Ochoa shoots 67, leads at St. Andrews
ST. ANDREWS, Scotland (AP) If Lorena Ochoa has been saving her first major for the home of golf, it gave her the ideal start.
The Mexican compiled a bogey-free 6-under 67 at St. Andrews in calm, sunny conditions on Thursday to take a two-shot lead in the Women's British Open. It was the first time the women pros had played at the famous course and she came up with the best opening round.
"It was just a really good day, one of those days when things are easy and really good. There was only a little bit of a breeze and I took advantage of that and made some birdies.
"I had in my head 2 or 3 under so it's even better than I thought."
Ochoa finished well before lunch and then sat back to see if any of her rivals could catch up.
Sweden's Louise Friberg and South Korea's In-Bee Park are two behind after 69s with Japan's Ai Miyazato and England's Rebecca Hudson three off the lead after 70s. Annika Sorenstam had a 1-under 72 while Michelle Wie showed signs of straightening out her game with an even-par 73.
The strong winds that often blow across this part of Scotland took the day off and Ochoa took full advantage. The forecast for Friday and Saturday includes winds of up to 35 mph.
"I believe in myself and I was feeling good in the morning," said Ochoa, who tied for second at the U.S. Women's Open a month ago and finished second, third and fourth in other majors. "We are all excited to be here and I'm just glad I did it right on my first try and take as much advantage as you can and now I'm feeling good.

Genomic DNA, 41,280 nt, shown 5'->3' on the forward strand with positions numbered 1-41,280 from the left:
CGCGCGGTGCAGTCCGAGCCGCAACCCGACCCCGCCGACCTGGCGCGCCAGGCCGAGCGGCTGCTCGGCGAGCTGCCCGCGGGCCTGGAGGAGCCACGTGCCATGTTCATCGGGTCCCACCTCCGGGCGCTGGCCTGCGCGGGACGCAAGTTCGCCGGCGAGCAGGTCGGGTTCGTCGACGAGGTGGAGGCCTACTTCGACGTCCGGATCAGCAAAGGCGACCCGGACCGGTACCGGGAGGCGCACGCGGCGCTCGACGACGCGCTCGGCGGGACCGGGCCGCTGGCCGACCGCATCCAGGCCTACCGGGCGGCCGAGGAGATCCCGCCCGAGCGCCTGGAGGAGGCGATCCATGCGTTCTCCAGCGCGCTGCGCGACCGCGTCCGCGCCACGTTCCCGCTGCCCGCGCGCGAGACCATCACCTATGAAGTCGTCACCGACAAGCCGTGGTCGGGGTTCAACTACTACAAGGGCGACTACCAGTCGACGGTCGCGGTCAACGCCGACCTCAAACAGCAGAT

Many of the star names teed off early - before 7 am local time for the benefit of live TV coverage in Asia and that suited Ochoa.
"It was a really early wakeup call but I don't mind that," she said. "I'm a morning person. I don't know how the next three days look and how the weather is going to be, but I'm happy I did it today."
By the time she walked off the 18th green, few players out on the course were threatening her lead.
The 17-year-old Wie was two shots behind Ochoa until bogeys on two of the final five holes.
"It was semi-disappointing and semi-successful," said Wie, who is recovering from an injured left wrist and has failed to break 70 in more than a year.
"It's the first time I've played really solidly, but I missed some reasonably easy putts. I'm starting to see a light at the end of the tunnel now."
In perfect weather at St. Andrews, Ochoa birdied three straight holes and stretched her lead to three shots when her long approach to the 15th settled 2 feet from the pin.
That was her fifth birdie, and another followed at the 17th, the usually tough Road Hole which has been made a par 5 for the Women's Open and became the easiest to score under par.
Ochoa's second shot finished at the back of the green and her first putt left her with a 5-footer for birdie. After Miyazato bogeyed the 16th, Ochoa walked onto the 18th green four ahead of the field, then narrowly missed a 15-foot birdie on the final hole.
After winning her first title at the Evian Masters on Sunday, Natalie Gulbis didn't expect to be five behind at the turn. Without a birdie on the front nine, the American was 1 over after her bogey 5 at the second and went on for par 73, along with Paula Creamer.
U.S. Women's Open champion Cristie Kerr struggled to a 77, beginning her round with two bogeys.
"I've been putting way too much pressure on myself since the Open and it has backfired on me," she said. "I'm pushing it way too hard."
Another major winner Morgan Pressel, who won the Kraft Nabisco, had even more problems. She finished at 80, which included nine bogeys.
Defending champion Sherri Steinhauer, who is going for her fourth title in this tournament, had a 72.